Joe Perry said about guitar nowadays:
“We’re all entertainers, so I want to give him the best bed he can have,”. “Then, when it’s time for me to do a solo, sometimes it’s better to just not. You don’t have to do a solo anymore.”
No more solos? Say it ain’t so…
“The days of the guitar hero are kind of past. It’s like any other instrument, standard operating equipment.
“Back when we were starting, nobody had guitars that sounded like Zeppelin and The Stones – they were new instruments. All of those guys were experimenting with guitars played through distorted amps, and Hendrix was creating sounds that nobody had ever heard before.
“It was a pretty phenomenal instrument when I was growing up. It’s evolved to a point where even the shape of them is iconic around the world. They represent freedom, America.”
What about the state of the guitar in modern music?
“Kids now, they look at it as just one more instrument, one more voice that they can use to write a song and help people grab onto it. They’re coming up with melodies and songs, which is really what it’s all about.
“There are a lot of other great guitar players out there, people interpreting it from wherever they learned it, whether it’s country or rock, pop, rap, whatever. It’s a very adaptable instrument.
“There was a time when walking around with a guitar case was like walking around with a little baby dog today – it got the chicks to notice you. You might know three chords but that was enough to get a conversation going. Now it’s no big deal.”
Perhaps the dogs are more effective.
“[Laughs] Yeah, things have leveled out. It’s not the same as it was in 1968 when you had Jimmy Page and everyone in the audience was there to hear him.”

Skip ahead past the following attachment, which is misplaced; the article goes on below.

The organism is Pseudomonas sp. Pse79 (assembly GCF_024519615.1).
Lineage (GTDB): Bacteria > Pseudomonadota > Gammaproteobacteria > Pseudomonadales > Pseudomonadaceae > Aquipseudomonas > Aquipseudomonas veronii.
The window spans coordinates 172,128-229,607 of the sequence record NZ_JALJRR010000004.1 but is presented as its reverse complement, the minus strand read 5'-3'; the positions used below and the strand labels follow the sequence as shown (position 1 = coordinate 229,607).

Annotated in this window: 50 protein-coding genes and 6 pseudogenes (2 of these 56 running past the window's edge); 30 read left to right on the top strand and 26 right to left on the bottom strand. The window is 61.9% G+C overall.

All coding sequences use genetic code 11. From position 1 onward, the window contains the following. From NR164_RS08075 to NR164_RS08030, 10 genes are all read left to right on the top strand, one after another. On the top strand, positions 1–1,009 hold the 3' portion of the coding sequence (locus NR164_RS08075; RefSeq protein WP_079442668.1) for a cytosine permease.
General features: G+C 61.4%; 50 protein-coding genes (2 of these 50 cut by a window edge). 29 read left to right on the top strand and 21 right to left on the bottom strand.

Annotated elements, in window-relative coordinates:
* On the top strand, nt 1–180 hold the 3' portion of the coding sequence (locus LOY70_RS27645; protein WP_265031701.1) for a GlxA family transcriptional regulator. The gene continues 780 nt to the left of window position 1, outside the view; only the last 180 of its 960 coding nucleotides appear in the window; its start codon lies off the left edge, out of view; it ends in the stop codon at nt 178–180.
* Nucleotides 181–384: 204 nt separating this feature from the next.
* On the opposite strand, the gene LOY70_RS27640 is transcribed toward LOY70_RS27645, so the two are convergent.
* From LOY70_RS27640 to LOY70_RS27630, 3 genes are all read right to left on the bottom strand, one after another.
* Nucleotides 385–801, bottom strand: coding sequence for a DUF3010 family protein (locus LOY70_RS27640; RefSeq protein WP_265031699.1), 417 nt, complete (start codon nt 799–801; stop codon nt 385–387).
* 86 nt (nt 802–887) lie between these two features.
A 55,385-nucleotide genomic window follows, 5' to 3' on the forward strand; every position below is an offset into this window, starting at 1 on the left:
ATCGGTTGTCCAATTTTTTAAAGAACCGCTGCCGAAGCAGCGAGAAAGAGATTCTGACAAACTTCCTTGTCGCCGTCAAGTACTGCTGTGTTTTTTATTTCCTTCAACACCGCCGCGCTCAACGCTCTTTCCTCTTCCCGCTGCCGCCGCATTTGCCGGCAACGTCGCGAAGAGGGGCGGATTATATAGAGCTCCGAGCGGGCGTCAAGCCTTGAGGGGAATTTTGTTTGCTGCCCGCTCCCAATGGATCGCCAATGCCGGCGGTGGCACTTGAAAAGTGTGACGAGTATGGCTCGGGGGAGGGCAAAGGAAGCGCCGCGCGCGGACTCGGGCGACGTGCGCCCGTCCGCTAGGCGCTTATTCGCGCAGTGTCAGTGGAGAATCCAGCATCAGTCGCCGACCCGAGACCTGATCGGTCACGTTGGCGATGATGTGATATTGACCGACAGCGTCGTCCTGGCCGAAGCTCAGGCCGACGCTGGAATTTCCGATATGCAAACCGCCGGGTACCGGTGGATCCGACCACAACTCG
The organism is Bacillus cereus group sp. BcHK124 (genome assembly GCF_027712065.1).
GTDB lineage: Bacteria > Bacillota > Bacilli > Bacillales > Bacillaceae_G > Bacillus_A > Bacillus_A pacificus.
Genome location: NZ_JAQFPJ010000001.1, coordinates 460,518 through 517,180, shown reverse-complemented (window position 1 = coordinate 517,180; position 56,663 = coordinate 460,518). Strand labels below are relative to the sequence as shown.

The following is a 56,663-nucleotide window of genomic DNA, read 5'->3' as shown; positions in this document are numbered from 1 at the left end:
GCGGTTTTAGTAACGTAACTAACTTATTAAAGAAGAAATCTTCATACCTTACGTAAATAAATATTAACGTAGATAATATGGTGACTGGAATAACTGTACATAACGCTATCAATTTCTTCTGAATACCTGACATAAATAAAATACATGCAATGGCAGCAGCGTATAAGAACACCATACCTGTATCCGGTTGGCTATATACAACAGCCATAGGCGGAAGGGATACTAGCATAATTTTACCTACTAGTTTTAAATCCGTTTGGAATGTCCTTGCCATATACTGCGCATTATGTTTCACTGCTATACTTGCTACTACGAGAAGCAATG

Do you think there’s anybody still carrying that torch?
“Jeff Beck. He’s probably the one. Still a guitar hero. He’s still making sounds out of that thing that will stand out heads, hands, and feet above everybody else – forever.
“Jeff knows there’s always one more thing he can do, one more thing he could make it sound like, and he’s still doing it today. He’s the fuckin’ shit.
“Me, I’m still out there scruffing it out.”
What ground is there left to cover? What’s next for Aerosmith?
“All I know is that because we’ve had so many generations of fans, a lot of them don’t know the songs from the early days, so I want to bring them back into the set.
“I don’t see a reason to write a new album when we have five albums from the 1970s that most people don’t know about.
“Those are the songs that influenced Slash, influenced the Foo Fighters, influenced all those bands that come up and say, ‘I picked up the guitar because of ‘Toys in the Attic.” I look at them as brand-new songs. So we’re still fucking around with them.”